Of course, it’s ridiculous to think this will have a serious impact on my life.  First off, I still have 14 books checked out; the library computer generously changed all the due dates to April, even the interlibrary loans.  Second off, there are tons of audio books online and I could always break down by reading books on my phone or pc.  Then there is the third off; I probably have 50 non-library books in the house that I haven’t read yet either.  I don’t think I have to panic.  Matbe Funny Planet by Ken Jennings (the Jeopardy guy) will be my next read.

What’s up next on your reading list?

Sticking Point

Yesterday was my first mandatory day to work from home. My office went from a surprising “you can work from home all you want” on Wednesday to “we strongly encourage you to work from home” on Thursday to “why are you here?” on Friday. I’m bright. I can take a hint.

So for the first time in 30+ years, on Friday afternoon I packed up my computer, my binders, my headset, my little box of pens, got a ream of paper for printing and headed out. Then promptly went back in and got my plant.

Over the weekend I thought about how my day would be different working from home. First, I would gain close to an hour by chopping off my morning and afternoon commutes. Then there would be my lunch hour, which I normally speed in my cube, sometimes working, sometimes reading. I decided that I wanted to put that extra time to good use – intentionally.

So today, I read a little longer in the morning, worked on a project during “lunch” and then at 4:30, took Guinevere for a little walk. Nothing big or earth-shaking, but at the end of the day I didn’t feel quite so stuck in the house. I’m not sure yet what other intentional things I will do in the next couple of weeks; I don’t want every day to be the same. But I do know that yesterday felt good and I wasn’t nearly as unhappy working from home as I thought I might be.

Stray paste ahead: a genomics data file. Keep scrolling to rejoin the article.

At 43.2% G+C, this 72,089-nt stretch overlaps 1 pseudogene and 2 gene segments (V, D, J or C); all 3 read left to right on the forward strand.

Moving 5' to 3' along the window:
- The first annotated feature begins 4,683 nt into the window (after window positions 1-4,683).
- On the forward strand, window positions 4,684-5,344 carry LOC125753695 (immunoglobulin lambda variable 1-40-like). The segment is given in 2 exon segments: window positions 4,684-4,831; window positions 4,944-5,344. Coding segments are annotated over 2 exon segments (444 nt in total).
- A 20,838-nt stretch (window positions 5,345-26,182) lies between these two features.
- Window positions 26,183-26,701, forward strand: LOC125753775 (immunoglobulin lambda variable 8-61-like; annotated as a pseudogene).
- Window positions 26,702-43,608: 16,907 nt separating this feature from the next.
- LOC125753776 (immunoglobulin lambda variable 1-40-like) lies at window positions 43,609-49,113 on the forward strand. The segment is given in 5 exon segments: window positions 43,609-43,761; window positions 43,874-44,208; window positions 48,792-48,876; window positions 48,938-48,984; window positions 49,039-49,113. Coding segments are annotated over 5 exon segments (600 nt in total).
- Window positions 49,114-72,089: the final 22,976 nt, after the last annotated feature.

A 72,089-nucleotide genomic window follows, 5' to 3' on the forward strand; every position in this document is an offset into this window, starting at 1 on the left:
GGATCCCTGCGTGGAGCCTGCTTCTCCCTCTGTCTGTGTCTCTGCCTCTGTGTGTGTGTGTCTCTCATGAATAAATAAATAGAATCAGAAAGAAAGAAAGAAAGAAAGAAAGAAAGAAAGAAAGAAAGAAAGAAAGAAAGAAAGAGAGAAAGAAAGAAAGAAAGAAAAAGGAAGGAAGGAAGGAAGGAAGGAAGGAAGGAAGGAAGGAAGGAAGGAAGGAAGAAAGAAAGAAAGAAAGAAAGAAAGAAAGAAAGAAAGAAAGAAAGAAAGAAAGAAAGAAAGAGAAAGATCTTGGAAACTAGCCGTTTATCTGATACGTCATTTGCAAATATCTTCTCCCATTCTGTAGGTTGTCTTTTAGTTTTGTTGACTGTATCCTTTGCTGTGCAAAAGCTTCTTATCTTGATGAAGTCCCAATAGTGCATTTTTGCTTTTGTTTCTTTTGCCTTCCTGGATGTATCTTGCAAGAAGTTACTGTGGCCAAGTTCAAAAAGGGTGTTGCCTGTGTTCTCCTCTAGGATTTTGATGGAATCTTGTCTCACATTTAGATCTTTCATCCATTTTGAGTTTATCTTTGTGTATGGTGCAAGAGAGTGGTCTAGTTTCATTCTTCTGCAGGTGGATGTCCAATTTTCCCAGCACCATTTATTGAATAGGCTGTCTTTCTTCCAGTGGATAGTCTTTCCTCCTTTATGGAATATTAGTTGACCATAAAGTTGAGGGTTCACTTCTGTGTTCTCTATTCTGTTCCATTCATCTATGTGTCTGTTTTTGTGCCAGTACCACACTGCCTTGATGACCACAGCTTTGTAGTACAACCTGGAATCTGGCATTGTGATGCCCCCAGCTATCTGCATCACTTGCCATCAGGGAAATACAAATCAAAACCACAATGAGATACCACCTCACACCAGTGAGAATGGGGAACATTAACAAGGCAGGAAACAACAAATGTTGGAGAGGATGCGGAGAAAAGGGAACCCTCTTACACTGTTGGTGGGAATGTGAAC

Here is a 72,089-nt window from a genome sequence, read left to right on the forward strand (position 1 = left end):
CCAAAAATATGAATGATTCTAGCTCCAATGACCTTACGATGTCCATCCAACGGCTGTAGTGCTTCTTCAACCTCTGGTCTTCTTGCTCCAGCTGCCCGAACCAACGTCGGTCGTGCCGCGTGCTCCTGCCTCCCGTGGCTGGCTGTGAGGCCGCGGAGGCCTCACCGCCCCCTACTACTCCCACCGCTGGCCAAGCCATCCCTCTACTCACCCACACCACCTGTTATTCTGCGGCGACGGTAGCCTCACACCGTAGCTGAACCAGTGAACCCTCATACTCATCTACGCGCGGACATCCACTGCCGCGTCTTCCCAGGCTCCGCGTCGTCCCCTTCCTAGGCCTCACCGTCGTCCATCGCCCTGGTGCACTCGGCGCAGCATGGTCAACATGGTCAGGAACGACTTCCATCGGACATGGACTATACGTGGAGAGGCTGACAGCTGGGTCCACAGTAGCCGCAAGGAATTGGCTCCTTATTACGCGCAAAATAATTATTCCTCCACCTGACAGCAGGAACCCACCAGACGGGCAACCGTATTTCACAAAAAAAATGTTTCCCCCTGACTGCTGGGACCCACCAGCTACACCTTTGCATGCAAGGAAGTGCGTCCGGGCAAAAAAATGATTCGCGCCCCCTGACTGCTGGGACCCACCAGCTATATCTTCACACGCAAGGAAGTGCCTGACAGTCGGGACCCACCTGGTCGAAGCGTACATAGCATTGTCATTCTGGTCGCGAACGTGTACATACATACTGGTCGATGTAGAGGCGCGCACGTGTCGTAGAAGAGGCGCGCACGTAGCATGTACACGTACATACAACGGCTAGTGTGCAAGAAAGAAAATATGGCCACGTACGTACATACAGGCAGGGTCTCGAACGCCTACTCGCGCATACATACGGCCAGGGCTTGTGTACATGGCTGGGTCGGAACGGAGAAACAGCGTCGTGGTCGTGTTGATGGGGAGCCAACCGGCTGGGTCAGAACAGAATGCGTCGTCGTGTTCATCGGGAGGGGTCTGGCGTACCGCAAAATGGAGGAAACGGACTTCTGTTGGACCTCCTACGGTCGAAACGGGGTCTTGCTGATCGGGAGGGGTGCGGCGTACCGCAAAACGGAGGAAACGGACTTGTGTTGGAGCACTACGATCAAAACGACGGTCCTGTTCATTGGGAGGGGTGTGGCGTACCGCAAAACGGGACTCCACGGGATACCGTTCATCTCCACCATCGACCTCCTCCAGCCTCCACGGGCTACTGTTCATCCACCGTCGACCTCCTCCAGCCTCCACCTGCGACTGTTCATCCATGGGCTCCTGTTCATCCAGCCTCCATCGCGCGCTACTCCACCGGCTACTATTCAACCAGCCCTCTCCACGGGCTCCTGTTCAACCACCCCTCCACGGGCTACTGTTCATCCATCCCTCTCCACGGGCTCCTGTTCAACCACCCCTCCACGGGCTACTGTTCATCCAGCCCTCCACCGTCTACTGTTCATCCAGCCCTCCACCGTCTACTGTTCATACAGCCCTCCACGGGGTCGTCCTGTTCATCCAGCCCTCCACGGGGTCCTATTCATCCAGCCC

How do YOU get “unstuck”?

Unplugging! / Should I Stay or Should I Go?

Photo credit: Crissy Jarvis

I had already begun a tech-related post about social media, (see below) and then found on my Firefox start-up page a notice about National Day of Unplugging

beginning this Friday at sundown. This, then, is the Public Service Announcement segment of the post.

According to one study:

75% of Americans spend 3 or more hours per day on their devices (smart phones, tablets, computers);

48% use the devices 5 or more hours; and

32% check in before getting out of bed in the morning.

I know myself well enough that I will probably not wean myself from my computer for an entire 24 hours, but will try to cut down during that period. (I don’t have a smart phone, and rarely use our tablet.)

Meanwhile, here’s the post I’d already started:  Should I stay or should I go?

A California friend recently posted one last item on her Facebook timeline, saying: “I’m going inactive on FB. A book can change me and THIS ONE DID… Picture the same posts: me baking, fostering senior dogs, meeting up with friends and reading, and watching Netflix, and volunteering, and going to Church. Contact me via email for a while.”

The book in question is Ten Arguments for Deleting Your Social Media Accounts RIGHT NOW, by Jaron Lanier, a virtual reality pioneer. From the book’s dust cover:  “Lanier’s… reasons include its tendency to bring out the worst in us, to make politics terrifying, to trick us with illusions of popularity and success, to twist our relationship with the truth, to disconnect us from other people even as we are more ‘connected’ than ever, and to rob us of our free will with relentless targeted ads.” It’s not a huge book, just 144 smallish pages, and he skims over a lot of detail (and gives numbered references to innumerable online articles). I understood maybe 1/3 of what I was reading.

But he’s right about the Big Brother aspect to our current online society. I hate it when I go to, say, a Perkins restaurant (and pay by credit card), and see online the next day (for the first time) ads for Perkins’ Signature Burgers. It’s creepy – I feel like I’ve been spied upon. I’m sure you can all relate similar happenings.